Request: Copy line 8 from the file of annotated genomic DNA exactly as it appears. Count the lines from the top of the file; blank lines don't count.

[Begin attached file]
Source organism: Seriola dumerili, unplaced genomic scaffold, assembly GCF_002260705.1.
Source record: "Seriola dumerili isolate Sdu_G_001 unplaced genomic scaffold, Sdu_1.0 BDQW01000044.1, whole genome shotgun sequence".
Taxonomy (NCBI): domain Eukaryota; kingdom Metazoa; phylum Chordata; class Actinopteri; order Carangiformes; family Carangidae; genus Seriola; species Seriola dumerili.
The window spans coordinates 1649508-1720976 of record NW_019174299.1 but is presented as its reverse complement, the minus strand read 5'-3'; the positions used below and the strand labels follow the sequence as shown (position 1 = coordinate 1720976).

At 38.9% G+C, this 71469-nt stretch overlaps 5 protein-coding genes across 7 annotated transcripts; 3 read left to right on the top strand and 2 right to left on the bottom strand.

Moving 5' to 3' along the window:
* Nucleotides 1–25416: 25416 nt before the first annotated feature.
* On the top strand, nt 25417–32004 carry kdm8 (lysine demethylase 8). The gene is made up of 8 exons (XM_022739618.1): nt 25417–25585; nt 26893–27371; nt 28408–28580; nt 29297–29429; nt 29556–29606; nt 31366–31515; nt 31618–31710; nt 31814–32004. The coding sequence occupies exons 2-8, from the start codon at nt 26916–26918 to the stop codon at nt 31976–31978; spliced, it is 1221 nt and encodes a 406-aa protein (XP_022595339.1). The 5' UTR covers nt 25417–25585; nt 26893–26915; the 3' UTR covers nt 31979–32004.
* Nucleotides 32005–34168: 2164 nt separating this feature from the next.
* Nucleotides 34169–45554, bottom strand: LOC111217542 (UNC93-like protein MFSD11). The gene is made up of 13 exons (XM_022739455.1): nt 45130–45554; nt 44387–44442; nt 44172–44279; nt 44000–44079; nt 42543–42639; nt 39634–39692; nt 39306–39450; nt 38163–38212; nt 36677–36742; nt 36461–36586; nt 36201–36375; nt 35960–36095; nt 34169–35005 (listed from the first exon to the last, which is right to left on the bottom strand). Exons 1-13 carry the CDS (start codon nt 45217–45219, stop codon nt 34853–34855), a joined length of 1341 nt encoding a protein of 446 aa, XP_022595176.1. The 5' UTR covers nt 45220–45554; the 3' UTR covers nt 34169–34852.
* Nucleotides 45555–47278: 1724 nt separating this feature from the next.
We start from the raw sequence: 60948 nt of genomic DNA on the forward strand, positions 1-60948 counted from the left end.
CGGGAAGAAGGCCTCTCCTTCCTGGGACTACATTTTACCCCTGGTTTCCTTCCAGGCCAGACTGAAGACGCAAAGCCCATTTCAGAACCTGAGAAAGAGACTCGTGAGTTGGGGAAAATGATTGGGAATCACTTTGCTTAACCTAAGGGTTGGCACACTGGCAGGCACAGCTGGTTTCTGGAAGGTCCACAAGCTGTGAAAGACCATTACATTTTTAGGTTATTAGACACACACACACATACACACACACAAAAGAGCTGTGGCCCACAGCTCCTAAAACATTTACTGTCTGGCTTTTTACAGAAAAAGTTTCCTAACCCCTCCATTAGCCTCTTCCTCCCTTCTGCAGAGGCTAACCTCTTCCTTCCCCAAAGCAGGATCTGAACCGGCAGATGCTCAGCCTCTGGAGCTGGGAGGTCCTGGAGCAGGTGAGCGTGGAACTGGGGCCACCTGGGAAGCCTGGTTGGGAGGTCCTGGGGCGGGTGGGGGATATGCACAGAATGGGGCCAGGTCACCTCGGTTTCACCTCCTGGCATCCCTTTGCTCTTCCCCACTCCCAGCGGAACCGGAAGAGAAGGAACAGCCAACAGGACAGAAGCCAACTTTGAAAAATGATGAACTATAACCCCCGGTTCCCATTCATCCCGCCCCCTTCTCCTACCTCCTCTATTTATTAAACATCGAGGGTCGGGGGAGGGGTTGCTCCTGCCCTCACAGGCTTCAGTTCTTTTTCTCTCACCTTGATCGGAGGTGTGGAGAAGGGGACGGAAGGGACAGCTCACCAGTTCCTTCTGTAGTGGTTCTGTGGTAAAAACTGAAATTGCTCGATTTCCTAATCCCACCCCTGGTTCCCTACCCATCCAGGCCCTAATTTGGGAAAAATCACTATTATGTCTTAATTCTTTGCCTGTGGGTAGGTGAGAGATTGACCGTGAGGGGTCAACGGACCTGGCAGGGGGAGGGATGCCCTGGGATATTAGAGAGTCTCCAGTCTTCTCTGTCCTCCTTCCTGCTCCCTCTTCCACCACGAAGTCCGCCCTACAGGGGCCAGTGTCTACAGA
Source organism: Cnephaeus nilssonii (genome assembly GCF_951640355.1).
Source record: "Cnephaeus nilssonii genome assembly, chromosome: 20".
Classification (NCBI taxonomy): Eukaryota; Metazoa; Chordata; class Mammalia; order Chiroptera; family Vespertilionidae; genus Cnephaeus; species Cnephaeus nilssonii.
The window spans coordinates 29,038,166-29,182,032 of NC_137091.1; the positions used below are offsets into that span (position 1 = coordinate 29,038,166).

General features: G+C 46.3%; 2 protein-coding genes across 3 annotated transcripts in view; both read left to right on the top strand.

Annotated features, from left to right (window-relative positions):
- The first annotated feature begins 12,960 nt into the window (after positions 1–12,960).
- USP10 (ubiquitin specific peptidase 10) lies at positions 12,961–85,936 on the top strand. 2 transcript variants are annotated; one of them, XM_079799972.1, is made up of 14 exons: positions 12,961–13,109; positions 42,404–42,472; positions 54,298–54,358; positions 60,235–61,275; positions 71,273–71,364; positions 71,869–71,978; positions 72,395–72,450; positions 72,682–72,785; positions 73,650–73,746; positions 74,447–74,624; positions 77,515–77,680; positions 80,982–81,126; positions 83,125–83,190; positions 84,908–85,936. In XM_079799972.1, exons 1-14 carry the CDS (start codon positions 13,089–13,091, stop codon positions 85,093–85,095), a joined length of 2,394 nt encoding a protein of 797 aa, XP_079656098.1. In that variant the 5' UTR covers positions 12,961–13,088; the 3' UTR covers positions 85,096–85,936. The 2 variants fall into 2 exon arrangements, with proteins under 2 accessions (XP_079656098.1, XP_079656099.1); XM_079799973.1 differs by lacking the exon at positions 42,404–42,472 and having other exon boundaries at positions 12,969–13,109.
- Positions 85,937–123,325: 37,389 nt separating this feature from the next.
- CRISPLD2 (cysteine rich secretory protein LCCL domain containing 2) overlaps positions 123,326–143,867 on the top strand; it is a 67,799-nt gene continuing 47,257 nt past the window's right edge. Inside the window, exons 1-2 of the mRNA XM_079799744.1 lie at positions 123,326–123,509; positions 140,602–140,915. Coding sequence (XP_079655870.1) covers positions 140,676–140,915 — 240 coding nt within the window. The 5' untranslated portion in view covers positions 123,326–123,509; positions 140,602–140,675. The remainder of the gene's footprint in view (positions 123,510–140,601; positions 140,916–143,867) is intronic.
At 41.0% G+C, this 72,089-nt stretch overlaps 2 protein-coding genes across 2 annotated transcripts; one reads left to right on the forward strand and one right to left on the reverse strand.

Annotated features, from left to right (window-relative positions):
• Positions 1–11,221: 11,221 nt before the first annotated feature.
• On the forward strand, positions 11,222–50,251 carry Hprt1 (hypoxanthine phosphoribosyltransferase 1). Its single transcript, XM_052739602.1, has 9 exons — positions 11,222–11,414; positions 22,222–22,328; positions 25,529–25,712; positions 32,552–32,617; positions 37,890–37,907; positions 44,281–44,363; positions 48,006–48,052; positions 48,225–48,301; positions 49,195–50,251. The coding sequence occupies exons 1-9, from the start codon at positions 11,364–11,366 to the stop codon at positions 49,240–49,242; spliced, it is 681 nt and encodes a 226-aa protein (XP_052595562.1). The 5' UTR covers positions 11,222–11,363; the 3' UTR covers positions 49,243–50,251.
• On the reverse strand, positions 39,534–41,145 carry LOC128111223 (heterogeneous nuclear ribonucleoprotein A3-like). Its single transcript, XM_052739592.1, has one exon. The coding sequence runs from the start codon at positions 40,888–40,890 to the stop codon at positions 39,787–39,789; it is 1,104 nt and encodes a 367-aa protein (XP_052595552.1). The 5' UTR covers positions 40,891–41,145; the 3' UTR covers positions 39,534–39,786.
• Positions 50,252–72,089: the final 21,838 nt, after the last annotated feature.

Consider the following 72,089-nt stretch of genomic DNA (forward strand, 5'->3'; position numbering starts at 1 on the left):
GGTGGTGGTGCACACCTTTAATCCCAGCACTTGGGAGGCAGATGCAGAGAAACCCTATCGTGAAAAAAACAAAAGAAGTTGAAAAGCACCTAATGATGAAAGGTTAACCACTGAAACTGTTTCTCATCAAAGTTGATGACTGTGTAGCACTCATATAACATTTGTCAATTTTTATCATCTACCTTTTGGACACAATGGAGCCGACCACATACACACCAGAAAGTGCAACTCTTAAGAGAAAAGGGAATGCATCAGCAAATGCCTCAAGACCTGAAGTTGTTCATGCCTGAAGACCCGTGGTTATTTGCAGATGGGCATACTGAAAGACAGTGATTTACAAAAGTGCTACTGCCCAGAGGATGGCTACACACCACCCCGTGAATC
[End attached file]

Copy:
* On the top strand, nt 25417–32004 carry kdm8 (lysine demethylase 8). The gene is made up of 8 exons (XM_022739618.1): nt 25417–25585; nt 26893–27371; nt 28408–28580; nt 29297–29429; nt 29556–29606; nt 31366–31515; nt 31618–31710; nt 31814–32004. The coding sequence occupies exons 2-8, from the start codon at nt 26916–26918 to the stop codon at nt 31976–31978; spliced, it is 1221 nt and encodes a 406-aa protein (XP_022595339.1). The 5' UTR covers nt 25417–25585; nt 26893–26915; the 3' UTR covers nt 31979–32004.